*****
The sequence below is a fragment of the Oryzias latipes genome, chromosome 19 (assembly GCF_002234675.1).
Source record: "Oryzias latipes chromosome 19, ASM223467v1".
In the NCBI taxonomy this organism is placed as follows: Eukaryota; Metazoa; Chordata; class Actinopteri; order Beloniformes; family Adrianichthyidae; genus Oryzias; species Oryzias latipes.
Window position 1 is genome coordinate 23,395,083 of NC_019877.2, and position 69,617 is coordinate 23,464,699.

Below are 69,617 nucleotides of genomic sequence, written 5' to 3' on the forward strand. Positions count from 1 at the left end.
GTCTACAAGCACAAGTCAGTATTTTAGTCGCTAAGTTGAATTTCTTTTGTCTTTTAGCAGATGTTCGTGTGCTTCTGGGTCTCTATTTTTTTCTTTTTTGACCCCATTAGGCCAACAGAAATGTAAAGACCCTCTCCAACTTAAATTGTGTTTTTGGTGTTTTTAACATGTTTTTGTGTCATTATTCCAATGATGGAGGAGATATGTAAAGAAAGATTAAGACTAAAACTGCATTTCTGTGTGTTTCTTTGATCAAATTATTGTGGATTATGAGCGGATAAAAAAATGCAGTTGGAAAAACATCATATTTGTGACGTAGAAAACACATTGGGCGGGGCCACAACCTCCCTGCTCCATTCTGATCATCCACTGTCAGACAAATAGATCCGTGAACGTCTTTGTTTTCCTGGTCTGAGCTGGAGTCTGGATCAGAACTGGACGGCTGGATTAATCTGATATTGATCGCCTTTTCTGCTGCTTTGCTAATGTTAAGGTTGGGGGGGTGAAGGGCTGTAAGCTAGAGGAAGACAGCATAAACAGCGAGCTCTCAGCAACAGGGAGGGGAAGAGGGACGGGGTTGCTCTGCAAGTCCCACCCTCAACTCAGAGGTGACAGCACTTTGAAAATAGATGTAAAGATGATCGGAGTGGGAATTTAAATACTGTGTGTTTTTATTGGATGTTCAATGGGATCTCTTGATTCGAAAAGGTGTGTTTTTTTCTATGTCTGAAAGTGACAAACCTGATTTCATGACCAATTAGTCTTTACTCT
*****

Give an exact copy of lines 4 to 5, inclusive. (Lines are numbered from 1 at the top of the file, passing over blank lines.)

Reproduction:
Window position 1 is genome coordinate 23,395,083 of NC_019877.2, and position 69,617 is coordinate 23,464,699.

Below are 69,617 nucleotides of genomic sequence, written 5' to 3' on the forward strand. Positions count from 1 at the left end.